More than 50 countries around the world have imposed federal mandates requiring people to wear masks or other facial coverings when leaving their homes, but in the United States, it has largely been left up to state and local governments. President Donald Trump refuses to don a covering in public, and the official White House stance is that the wearing of masks should be left up to an individual’s “personal choice.”
But not only can wearing masks save lives, they can also help save the economy, according to a new 11-page report from Goldman Sachs, the multinational investment bank and financial services company.
Goldman executive Jan Hatzius led a team of economists to crunch the numbers and found that a national face-mask mandate could allow for the country to ease up on renewed lockdowns—as COVID-19 cases have spiked in parts of the southern and western U.S. Such a mandate could increase mask-wearing by 15% of Americans, which would “otherwise subtract 5% from the gross domestic product.”
“We find that face masks are associated with significantly better coronavirus outcomes,” Hatzius wrote in a note to clients, according to CNBC. “ … If a face mask mandate meaningfully lowers coronavirus infections, it could be valuable not only from a public health perspective but also from an economic perspective because it could substitute for renewed lockdowns that would otherwise hit GDP.
In arriving at this conclusion, Hatzius and his team broke down mask-wearing behavior by state and analyzed how this behavior correlated to COVID-19 infection rates.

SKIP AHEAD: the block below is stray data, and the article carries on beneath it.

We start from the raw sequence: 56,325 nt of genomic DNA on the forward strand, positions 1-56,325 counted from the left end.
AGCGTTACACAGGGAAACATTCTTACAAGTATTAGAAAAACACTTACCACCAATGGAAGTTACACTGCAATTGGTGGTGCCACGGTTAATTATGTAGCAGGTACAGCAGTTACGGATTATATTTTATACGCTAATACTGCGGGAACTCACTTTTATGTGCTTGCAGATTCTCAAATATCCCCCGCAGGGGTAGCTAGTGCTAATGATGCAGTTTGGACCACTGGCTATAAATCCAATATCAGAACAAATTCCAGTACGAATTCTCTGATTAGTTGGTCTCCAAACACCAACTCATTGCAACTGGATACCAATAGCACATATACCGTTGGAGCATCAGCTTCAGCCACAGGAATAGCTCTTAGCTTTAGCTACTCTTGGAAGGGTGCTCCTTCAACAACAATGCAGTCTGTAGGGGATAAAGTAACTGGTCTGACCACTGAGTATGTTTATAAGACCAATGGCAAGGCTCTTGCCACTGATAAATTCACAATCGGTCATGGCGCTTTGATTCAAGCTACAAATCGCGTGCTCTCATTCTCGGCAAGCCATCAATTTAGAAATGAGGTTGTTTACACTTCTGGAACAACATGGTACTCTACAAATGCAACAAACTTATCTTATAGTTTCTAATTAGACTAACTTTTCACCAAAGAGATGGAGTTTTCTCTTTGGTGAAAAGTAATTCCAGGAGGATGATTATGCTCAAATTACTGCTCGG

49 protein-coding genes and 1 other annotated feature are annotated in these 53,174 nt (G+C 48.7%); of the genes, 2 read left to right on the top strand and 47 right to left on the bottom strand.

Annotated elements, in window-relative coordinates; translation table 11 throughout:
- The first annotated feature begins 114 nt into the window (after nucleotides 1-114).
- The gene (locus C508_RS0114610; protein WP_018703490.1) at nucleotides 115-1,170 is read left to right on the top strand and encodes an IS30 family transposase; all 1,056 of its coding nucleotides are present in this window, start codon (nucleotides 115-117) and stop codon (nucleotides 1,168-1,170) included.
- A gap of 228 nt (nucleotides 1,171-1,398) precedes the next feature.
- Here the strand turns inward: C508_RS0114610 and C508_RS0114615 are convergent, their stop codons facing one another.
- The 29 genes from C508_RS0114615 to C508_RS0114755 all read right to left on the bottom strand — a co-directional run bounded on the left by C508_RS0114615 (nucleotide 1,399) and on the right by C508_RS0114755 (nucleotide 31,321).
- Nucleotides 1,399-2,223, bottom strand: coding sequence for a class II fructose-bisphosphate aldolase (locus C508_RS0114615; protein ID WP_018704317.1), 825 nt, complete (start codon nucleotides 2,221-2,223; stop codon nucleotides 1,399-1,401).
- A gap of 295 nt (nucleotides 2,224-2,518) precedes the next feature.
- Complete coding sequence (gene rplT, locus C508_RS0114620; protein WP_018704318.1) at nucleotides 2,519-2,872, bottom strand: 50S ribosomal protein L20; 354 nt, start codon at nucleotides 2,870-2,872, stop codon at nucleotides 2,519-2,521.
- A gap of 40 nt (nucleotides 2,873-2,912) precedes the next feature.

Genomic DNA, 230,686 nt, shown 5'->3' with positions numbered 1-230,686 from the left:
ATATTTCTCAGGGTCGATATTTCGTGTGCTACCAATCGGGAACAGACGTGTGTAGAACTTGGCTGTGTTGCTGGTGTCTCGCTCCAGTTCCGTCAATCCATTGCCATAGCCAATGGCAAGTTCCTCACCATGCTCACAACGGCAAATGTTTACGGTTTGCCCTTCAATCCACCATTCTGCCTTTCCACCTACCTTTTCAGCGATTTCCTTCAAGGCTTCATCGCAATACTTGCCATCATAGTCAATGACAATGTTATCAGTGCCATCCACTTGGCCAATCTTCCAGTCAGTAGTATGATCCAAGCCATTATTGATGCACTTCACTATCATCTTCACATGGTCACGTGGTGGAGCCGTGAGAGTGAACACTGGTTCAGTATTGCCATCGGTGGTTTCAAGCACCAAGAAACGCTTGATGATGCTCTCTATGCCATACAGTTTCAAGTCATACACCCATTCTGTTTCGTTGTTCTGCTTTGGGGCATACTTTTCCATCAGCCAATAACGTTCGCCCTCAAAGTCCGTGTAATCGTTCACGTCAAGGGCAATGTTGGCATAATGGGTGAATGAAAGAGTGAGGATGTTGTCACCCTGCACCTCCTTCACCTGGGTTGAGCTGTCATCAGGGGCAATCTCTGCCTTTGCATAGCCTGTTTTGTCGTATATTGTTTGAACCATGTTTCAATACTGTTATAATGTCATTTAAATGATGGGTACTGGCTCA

What they found were “large and highly significant” results. People in states with mask mandates who said they “always” or “frequently” wear masks rose by about 25% within 30 days of the government order. The group who said they “always” wear masks increased by 40% more than 30 days after the mandate, suggesting that the orders swayed those who previously said they “frequently” wear masks to “always” wearing them.
“We start by showing that a national mandate would likely increase face mask usage meaningfully, especially in states such as Florida and Texas where masks remain largely voluntary to date,” the team wrote in their report.
However, Kate Grabowski, a Johns Hopkins University epidemiologist who was not involved with the Goldman Sachs study, cautioned that the specific effects of mask mandates are just one part of a bigger picture when it comes to policies that will be imperative in controlling the pandemic. Grabowski, though, told the Washington Post that research makes it clear that masks are “an important component” to fighting COVID-19.
“We need combination prevention,” she told the Post. “We need to take everything we have and throw the kitchen sink at it.”